Samford’s Cumberland School of Law partners with Tuskegee University to offer students accelerated law degree plan
The Cumberland School of Law at Samford University has joined forces with Tuskegee University to offer students an accelerated path towards achieving a law degree.
Tuskegee students will now be able to join what is commonly called a 3+3 partnership, allowing them to take three years of courses at Tuskegee, then three years at Cumberland. Upon completion, they would graduate with both a bachelors and law degree.
“Tuskegee students are very involved in their prelaw program, and it just made sense to institute a formal agreement that substantiates the relationship which already exists,” Whitney Dachelet, assistant dean for Admission at Cumberland, said in a statement.
The universities say the program will begin right away, with Tuskegee juniors who have completed their core and major requirements being able to use their first year of law school to fulfill any outstanding requirements for their bachelor’s degree.
“With Cumberland being situated in Birmingham, the largest legal market in Alabama, we have no doubt that this program will prepare our students to become better acquainted with the legal profession,” remarked Tammy Laughlin, a professor and advisor to the prelaw program at Tuskegee.
Tuskegee joins Samford University, Birmingham-Southern College, the University of Montevallo and Troy University on the list of schools that have a 3+3 partnership with the Cumberland School of Law.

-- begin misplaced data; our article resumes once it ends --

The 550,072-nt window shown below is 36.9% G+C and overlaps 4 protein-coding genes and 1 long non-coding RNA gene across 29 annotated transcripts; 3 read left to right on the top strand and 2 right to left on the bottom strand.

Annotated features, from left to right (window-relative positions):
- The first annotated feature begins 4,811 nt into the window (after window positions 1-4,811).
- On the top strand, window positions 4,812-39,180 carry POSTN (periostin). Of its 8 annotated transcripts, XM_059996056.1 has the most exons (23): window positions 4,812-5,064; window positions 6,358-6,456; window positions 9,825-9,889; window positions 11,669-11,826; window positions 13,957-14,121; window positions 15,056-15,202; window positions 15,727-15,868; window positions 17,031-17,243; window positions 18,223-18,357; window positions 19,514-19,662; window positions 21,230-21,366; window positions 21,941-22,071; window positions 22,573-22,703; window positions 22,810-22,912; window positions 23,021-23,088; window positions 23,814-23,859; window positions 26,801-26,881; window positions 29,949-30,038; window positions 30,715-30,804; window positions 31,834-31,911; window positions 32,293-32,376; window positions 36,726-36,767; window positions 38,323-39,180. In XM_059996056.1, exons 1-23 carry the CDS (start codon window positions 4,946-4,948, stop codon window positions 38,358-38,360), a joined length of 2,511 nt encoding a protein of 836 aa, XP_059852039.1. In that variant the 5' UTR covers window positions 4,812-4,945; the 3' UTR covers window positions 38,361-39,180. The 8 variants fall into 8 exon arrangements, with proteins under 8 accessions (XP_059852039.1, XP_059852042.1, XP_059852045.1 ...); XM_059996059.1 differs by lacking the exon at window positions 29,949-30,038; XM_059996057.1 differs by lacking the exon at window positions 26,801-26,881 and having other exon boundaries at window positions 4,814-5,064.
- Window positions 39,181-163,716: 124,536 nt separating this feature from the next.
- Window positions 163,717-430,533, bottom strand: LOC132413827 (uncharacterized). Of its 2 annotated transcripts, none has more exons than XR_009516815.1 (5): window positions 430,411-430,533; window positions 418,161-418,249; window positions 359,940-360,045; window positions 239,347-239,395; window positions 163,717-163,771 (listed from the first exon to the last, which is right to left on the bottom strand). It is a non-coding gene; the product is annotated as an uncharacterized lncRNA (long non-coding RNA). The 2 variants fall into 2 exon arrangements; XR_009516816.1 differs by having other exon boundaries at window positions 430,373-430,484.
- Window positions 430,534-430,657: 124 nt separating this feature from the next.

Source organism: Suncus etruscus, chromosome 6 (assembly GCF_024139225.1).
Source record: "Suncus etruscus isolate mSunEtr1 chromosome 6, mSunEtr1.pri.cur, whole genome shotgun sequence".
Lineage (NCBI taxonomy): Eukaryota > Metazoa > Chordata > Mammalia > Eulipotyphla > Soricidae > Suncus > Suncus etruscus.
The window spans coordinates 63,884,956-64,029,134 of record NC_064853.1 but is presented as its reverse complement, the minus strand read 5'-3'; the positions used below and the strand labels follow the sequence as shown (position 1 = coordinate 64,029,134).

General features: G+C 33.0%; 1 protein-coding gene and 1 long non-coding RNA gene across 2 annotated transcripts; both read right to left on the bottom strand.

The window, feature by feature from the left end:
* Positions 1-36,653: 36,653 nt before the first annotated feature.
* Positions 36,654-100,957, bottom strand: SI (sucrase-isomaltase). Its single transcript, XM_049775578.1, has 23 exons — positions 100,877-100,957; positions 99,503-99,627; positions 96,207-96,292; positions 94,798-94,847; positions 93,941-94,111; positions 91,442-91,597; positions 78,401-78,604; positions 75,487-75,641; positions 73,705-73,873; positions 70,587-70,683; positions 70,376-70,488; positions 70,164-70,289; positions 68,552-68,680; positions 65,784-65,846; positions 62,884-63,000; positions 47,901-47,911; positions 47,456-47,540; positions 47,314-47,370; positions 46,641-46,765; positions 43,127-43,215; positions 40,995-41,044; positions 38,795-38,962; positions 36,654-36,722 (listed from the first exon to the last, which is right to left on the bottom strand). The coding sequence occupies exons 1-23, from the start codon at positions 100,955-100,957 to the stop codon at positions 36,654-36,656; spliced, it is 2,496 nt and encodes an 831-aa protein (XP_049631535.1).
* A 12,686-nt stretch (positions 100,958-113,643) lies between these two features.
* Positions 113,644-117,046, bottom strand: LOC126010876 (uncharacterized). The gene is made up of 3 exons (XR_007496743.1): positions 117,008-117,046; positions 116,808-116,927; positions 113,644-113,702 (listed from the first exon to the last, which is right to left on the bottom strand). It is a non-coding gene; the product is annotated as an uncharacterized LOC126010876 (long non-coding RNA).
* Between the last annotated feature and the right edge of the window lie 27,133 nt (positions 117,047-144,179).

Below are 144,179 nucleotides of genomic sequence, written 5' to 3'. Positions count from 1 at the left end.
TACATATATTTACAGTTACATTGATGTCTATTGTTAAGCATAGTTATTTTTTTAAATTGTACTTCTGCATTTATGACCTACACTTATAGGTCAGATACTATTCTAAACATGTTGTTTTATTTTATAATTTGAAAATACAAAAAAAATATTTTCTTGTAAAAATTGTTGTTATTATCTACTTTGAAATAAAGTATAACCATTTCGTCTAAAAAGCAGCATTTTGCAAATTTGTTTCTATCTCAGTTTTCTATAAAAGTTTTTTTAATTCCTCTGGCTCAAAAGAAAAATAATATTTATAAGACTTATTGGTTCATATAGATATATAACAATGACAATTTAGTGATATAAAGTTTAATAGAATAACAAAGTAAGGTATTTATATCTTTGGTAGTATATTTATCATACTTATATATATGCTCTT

According to a release from Samford, “Students with a competitive GPA and LSAT scores are eligible to receive a scholarship ranging from 25% tuition scholarship to a full tuition scholarship.”
“In addition, the partnership with will create summer coursework and internship opportunities to help students build relationships with attorneys and judges within the Birmingham legal community,” the university added.
Laughlin said that she and other officials at Tuskegee felt that both their institution and Cumberland “fully embraced the concept of a family atmosphere where students feel comfortable interacting freely with faculty and administration.”
“In addition, both universities instill a certain ‘can do’ spirit that will assure that our students are fully prepared to excel in the legal profession,” Laughlin concluded.